In an interesting way, I think this makes a nice case for tactical asset allocation.  While it is true that most investors–just from a risk and volatility perspective–would be unwilling to have a large allocation to emerging markets for an entire decade, they might find that periodic significant exposure to emerging markets during strong trends would be quite acceptable.  And even assets near the bottom of the return table like U.S. Treasury bills would have been very welcome in a portfolio during parts of 2008, for example.  You can cover the waterfront and just own an equal-weighted piece of everything, but I don’t know if that is the most effective way to do things.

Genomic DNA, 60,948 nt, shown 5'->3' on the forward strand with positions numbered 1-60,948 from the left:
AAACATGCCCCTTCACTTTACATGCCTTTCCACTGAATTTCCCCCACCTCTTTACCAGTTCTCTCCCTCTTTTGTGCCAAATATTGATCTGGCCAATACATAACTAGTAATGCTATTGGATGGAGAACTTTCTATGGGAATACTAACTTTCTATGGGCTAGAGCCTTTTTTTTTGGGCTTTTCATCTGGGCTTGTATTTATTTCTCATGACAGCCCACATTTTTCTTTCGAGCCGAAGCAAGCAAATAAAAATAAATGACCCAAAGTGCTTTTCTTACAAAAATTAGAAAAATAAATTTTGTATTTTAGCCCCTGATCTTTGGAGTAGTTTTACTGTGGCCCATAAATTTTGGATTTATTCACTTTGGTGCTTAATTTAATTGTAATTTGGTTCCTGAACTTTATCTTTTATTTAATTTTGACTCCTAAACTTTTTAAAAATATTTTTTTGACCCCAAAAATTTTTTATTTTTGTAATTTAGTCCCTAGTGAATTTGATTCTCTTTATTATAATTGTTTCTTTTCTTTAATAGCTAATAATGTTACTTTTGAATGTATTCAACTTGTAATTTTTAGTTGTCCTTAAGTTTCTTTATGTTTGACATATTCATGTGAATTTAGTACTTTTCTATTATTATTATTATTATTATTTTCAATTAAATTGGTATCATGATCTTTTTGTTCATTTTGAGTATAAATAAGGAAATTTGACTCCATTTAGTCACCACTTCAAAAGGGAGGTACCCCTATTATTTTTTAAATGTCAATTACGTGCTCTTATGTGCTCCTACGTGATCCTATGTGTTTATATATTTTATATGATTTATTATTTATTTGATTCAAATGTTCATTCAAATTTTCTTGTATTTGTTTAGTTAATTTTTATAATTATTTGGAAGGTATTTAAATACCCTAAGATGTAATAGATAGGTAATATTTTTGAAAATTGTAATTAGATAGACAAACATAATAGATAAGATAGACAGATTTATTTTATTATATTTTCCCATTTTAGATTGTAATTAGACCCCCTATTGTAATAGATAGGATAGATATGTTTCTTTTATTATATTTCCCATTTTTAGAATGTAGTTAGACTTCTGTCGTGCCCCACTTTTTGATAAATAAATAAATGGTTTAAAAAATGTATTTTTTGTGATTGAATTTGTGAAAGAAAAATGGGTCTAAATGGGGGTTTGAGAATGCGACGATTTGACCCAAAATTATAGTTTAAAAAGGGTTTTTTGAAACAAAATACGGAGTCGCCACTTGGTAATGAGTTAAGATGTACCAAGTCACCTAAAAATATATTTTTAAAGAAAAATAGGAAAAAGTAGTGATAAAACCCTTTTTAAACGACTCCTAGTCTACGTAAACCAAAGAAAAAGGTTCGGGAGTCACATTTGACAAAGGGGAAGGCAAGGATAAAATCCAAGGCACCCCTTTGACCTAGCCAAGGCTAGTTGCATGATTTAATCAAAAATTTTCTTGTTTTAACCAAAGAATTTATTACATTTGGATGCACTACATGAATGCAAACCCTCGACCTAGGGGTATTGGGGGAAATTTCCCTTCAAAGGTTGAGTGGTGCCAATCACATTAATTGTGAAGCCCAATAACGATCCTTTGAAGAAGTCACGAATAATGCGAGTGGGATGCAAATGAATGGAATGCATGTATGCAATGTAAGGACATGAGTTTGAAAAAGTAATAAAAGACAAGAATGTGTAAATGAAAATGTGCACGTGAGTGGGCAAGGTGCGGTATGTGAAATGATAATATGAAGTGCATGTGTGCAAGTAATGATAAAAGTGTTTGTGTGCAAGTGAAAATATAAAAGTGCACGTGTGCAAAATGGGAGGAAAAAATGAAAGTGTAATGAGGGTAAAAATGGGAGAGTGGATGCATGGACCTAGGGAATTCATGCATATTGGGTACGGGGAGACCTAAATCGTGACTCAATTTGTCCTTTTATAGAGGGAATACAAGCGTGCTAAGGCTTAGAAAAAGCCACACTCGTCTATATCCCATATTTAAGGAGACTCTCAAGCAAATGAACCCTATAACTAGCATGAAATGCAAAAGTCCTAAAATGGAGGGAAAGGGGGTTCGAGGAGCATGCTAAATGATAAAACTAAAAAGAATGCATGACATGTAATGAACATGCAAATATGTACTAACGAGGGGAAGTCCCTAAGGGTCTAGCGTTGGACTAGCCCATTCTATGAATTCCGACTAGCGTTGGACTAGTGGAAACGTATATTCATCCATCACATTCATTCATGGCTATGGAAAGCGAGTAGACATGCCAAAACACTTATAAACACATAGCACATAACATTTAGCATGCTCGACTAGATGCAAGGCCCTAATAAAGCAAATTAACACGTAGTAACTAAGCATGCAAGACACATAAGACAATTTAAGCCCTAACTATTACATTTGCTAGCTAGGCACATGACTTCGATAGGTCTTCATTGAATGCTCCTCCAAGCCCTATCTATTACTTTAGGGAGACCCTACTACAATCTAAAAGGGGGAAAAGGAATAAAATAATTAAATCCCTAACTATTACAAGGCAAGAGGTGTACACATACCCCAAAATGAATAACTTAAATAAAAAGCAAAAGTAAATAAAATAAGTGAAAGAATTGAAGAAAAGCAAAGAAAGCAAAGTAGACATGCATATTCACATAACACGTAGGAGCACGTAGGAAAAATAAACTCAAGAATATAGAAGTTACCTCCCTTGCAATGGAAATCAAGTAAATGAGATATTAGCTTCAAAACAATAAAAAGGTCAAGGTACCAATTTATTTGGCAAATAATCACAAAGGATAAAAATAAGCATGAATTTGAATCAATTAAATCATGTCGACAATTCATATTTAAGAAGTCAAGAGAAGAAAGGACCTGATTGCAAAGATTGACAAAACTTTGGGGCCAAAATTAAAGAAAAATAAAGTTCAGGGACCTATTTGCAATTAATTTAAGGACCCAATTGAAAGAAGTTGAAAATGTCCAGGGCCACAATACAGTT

What’s really needed is a systematic method for determining which asset classes to own, and when.  Our Systematic Relative Strength process does this pretty effectively, even for asset classes that might be difficult or impossible to grade from a valuation perspective.  (How do you determine whether the Euro is cheaper than energy stocks, or whether emerging market debt is cheaper than silver or agricultural commodities?)  Once a systematic process is in place, the investor can be slightly more comfortable with perhaps a higher exposure to high volatility or alternative assets, knowing that in a tactical approach the exposures would be adjusted if trends change.

—-this article originally appeared 2/17/2010.  There is no telling what the weak or strong assets will be for the coming decade, but I think global tactical asset allocation still represents a reasonable way to deal with that uncertainty.